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Recent Advances In Ndds (Nov el Drug Delivery System) For Delivery Of Anti- Hypertensive Drugs

Kumar Vikas1*, Sharma Arvind1, Sharma Ashish2, Joshi Gourav2, Dhillon Vipasha1
  1. Chitkara school of Pharmacy, Chitkara University, Solan, Himachal Pradesh
  2. Rayat Institute of Pharmacy, Ropar, Punjab
 
Corresponding Author: Kumar Vikas, Chitkara school of Pharmacy, Chitkara University, Solan, Himachal Pradesh, E-mail: vjhabbe@gmail.com
 
Received: 23 October 2010 Accepted: 25 January 2011
 
Citation: Kumar Vikas, Sharma Arvind, Sharma Ashish, Joshi Gourav, Dhillon Vipasha, “Recent Advances In Ndds (Novel Drug Delivery System) For Delivery Of Anti- Hypertensive Drugs”, Int. J. Drug Dev. & Res., Jan-March 2011, 3(1):252-259 doi: doi number
 
Copyright: © 2010 IJDDR, Kumar Vikas et al. This is an open access paper distributed under the copyright agreement with Serials Publication, which permits unrestricted use, distribution, and reproduction in any medium, provided the original work is properly cited.
 
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Abstract

Novel drug delivery systems present an opportunity for formulation scientists to overcome the many challenges associated with antihypertensive drug therapy, thereby improving the management of patients with hypertension. Currently available Anti-hypertensive drugs can be classified into these categories: ACE inhibitors, angiotensin antagonist, calcium channel blocker, diuretics, central sympathomimetics, á- adernergic blocker, vasodilator, â-adernergic blocker. Most of these drugs bear some significant drawbacks such as relatively short half-life, low bioavailability, poor permeability and undesirable side effects. Efforts have been made to design drug delivery systems for anti hypertensive drugs to: a) reduce the dosing frequency, b) increase the bioavailability, c) deliver them to the target cells selectively with minimal side effects. This paper provides a comprehensive review of the various anti hypertensive drug delivery systems that have been developed for achieving sustained drug release kinetics, and for addressing formulation difficulties such as poor solubility, stability and drug entrapment. The physicochemical properties and the in vitro/in vivo performances of various system such as such as sustained release tablets, ceramic implants, nanoparticles, nanocontainers, liposomes, emulsomes, aspasomes, microemulsions, nanopowders and PheroidTM are summarised. This review highlights the significant potential that novel drug delivery systems have for the future effective treatment of hypertensive patients on anti-hypertensive drug therapy.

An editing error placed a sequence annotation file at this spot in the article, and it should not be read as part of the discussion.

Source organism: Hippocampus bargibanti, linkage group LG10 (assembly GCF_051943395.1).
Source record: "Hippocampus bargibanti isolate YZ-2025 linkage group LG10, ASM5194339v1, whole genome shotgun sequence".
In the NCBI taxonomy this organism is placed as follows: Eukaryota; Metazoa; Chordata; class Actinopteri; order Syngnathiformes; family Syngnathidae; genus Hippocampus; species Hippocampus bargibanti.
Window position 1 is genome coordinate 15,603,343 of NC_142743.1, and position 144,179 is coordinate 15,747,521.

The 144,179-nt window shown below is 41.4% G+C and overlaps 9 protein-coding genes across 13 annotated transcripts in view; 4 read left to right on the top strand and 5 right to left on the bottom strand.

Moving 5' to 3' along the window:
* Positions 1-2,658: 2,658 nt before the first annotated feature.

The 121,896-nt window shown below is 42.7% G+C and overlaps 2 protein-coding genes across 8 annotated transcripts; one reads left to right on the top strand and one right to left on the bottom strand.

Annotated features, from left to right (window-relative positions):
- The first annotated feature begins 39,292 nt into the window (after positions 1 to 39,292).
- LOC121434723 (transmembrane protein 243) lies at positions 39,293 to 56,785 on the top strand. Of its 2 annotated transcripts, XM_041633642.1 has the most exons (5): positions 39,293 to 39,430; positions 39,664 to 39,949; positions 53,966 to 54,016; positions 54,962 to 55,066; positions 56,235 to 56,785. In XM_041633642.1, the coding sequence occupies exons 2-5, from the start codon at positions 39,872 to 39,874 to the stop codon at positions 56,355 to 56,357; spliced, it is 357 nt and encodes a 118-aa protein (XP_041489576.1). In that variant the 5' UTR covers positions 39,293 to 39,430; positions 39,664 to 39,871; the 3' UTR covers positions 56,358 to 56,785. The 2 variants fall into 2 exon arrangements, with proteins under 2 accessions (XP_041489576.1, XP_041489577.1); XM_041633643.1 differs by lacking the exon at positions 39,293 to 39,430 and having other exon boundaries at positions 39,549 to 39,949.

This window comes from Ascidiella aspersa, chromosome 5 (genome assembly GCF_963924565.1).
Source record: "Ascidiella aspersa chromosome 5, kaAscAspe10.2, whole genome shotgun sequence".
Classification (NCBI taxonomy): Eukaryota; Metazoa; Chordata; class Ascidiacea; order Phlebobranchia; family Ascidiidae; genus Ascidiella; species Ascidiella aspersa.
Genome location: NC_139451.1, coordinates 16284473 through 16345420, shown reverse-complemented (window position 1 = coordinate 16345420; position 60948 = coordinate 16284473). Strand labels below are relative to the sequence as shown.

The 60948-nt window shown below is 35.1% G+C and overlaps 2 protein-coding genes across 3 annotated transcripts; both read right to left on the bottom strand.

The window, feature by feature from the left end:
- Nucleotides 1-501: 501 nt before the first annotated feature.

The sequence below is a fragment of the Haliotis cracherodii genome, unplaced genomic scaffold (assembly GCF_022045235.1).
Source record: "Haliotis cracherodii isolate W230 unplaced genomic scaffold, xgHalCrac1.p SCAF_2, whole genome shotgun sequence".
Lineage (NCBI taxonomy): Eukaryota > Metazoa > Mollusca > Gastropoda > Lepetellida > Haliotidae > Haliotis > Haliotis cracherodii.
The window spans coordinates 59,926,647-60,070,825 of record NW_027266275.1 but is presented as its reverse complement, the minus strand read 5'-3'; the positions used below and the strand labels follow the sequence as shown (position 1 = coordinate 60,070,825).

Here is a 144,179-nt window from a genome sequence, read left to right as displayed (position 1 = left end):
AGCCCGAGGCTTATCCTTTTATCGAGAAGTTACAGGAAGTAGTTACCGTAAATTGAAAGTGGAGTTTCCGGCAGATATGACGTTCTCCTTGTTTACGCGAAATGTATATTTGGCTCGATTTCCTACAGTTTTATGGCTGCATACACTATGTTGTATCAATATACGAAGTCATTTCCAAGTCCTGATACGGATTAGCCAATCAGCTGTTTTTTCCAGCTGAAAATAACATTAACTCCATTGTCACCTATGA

Key words

 
Emulsomes, Hypertension, Liposomes, Microemulsions, Nanoparticles
 

INTRODUCTION

 
Novel drug delivery systems are designed to achieve a continuous delivery of drugs at predictable and reproducible kinetics over an extended period of time in the circulation. The potential advantages of this concept include minimisation of drug related side effects due to controlled therapeutic blood levels instead of oscillating blood levels, improved patient compliance due to reduced frequency of dosing and the reduction of the total dose of drug administered [1, 2]. Hence, the combination of both sustained release and control release properties in a delivery system would further enhance therapeutic efficacy.
 

Sustained and prolonged release tablets

 
Bioadhesive drug delivery systems are designed for prolonged retention on the mucosa to facilitate drug absorption over a prolonged period of time by interacting with mucin [3]. Anti hypertensive drug such as Losartan would be an ideal candidate for sustained drug release due to its short half-life of 1–2 hr, necessitating frequent administration of doses, as well as its severe dose dependent side effects [4]. Hydrophilic matrix tablets of LP with HPMC K15M, HPMC K100M and Na-CMC were prepared and optimized using a three-factor, three-level Box Behnken design. The formulation composition with polymer levels of HPMC-K15M, 37.40 mg, HPMCK100 M, 10 mg and Na-CMC, 24.91 mg, was found to fulfil the maximum requisite of an optimum formulation because of better regulation of % burst release and % dissolution after 1 h time interval. The optimized formulation was found to release about 99.12% drug in sustained release manner for 12 h. Study of the in vitro release profiles in 0.1 N HCl (for 2 h) and in phosphate buffer, pH 6.8 (for 10 h), of the formulations showed a burst release of 33.76% during 1 h followed by a gradual release phase for about 10 h. Fig.1 shows the complete dissolution profile of the optimized formulation. The release pattern of the optimized formulation was best fitted to both the zero order (burst release) and Korsmeyer- Peppas kinetics (sustained release phase) with R2 values of 0.9948.